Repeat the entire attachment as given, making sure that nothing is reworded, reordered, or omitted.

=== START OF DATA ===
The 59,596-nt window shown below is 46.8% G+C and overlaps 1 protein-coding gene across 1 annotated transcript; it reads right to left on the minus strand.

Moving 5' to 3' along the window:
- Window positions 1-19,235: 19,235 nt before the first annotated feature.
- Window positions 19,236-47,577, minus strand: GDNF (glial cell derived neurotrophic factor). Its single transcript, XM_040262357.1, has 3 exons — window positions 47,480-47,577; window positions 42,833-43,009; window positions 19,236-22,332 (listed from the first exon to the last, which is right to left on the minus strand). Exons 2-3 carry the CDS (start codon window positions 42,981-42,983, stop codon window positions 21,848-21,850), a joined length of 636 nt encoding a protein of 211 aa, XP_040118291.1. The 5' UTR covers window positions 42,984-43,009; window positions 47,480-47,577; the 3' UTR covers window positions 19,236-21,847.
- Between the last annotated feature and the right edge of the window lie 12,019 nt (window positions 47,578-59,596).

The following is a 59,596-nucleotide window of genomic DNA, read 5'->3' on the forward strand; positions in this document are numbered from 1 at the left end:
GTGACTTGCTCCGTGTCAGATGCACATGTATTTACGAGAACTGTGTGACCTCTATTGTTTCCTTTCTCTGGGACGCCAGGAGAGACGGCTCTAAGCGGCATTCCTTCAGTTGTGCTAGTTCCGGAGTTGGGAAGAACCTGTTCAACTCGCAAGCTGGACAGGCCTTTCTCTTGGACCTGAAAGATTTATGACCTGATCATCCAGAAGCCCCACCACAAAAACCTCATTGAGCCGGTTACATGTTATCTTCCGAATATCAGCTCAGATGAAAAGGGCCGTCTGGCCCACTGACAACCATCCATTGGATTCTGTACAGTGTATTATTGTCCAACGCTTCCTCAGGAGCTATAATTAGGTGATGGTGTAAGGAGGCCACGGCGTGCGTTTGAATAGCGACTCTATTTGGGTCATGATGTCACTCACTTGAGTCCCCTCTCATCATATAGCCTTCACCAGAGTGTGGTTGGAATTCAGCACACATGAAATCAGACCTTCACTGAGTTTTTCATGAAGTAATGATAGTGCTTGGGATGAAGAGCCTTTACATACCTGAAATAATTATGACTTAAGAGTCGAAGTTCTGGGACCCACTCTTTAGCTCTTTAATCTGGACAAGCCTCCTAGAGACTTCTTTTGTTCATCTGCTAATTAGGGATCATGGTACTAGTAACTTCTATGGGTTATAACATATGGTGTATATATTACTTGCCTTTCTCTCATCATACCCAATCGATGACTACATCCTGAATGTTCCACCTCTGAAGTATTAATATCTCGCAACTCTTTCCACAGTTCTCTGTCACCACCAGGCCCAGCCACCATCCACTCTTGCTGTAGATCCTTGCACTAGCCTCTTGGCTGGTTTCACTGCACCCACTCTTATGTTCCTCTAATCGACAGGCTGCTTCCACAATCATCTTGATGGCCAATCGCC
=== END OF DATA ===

The 59,596-nt window shown below is 46.8% G+C and overlaps 1 protein-coding gene across 1 annotated transcript; it reads right to left on the minus strand.

Moving 5' to 3' along the window:
- Window positions 1-19,235: 19,235 nt before the first annotated feature.
- Window positions 19,236-47,577, minus strand: GDNF (glial cell derived neurotrophic factor). Its single transcript, XM_040262357.1, has 3 exons — window positions 47,480-47,577; window positions 42,833-43,009; window positions 19,236-22,332 (listed from the first exon to the last, which is right to left on the minus strand). Exons 2-3 carry the CDS (start codon window positions 42,981-42,983, stop codon window positions 21,848-21,850), a joined length of 636 nt encoding a protein of 211 aa, XP_040118291.1. The 5' UTR covers window positions 42,984-43,009; window positions 47,480-47,577; the 3' UTR covers window positions 19,236-21,847.
- Between the last annotated feature and the right edge of the window lie 12,019 nt (window positions 47,578-59,596).

The following is a 59,596-nucleotide window of genomic DNA, read 5'->3' on the forward strand; positions in this document are numbered from 1 at the left end:
GTGACTTGCTCCGTGTCAGATGCACATGTATTTACGAGAACTGTGTGACCTCTATTGTTTCCTTTCTCTGGGACGCCAGGAGAGACGGCTCTAAGCGGCATTCCTTCAGTTGTGCTAGTTCCGGAGTTGGGAAGAACCTGTTCAACTCGCAAGCTGGACAGGCCTTTCTCTTGGACCTGAAAGATTTATGACCTGATCATCCAGAAGCCCCACCACAAAAACCTCATTGAGCCGGTTACATGTTATCTTCCGAATATCAGCTCAGATGAAAAGGGCCGTCTGGCCCACTGACAACCATCCATTGGATTCTGTACAGTGTATTATTGTCCAACGCTTCCTCAGGAGCTATAATTAGGTGATGGTGTAAGGAGGCCACGGCGTGCGTTTGAATAGCGACTCTATTTGGGTCATGATGTCACTCACTTGAGTCCCCTCTCATCATATAGCCTTCACCAGAGTGTGGTTGGAATTCAGCACACATGAAATCAGACCTTCACTGAGTTTTTCATGAAGTAATGATAGTGCTTGGGATGAAGAGCCTTTACATACCTGAAATAATTATGACTTAAGAGTCGAAGTTCTGGGACCCACTCTTTAGCTCTTTAATCTGGACAAGCCTCCTAGAGACTTCTTTTGTTCATCTGCTAATTAGGGATCATGGTACTAGTAACTTCTATGGGTTATAACATATGGTGTATATATTACTTGCCTTTCTCTCATCATACCCAATCGATGACTACATCCTGAATGTTCCACCTCTGAAGTATTAATATCTCGCAACTCTTTCCACAGTTCTCTGTCACCACCAGGCCCAGCCACCATCCACTCTTGCTGTAGATCCTTGCACTAGCCTCTTGGCTGGTTTCACTGCACCCACTCTTATGTTCCTCTAATCGACAGGCTGCTTCCACAATCATCTTGATGGCCAATCGCC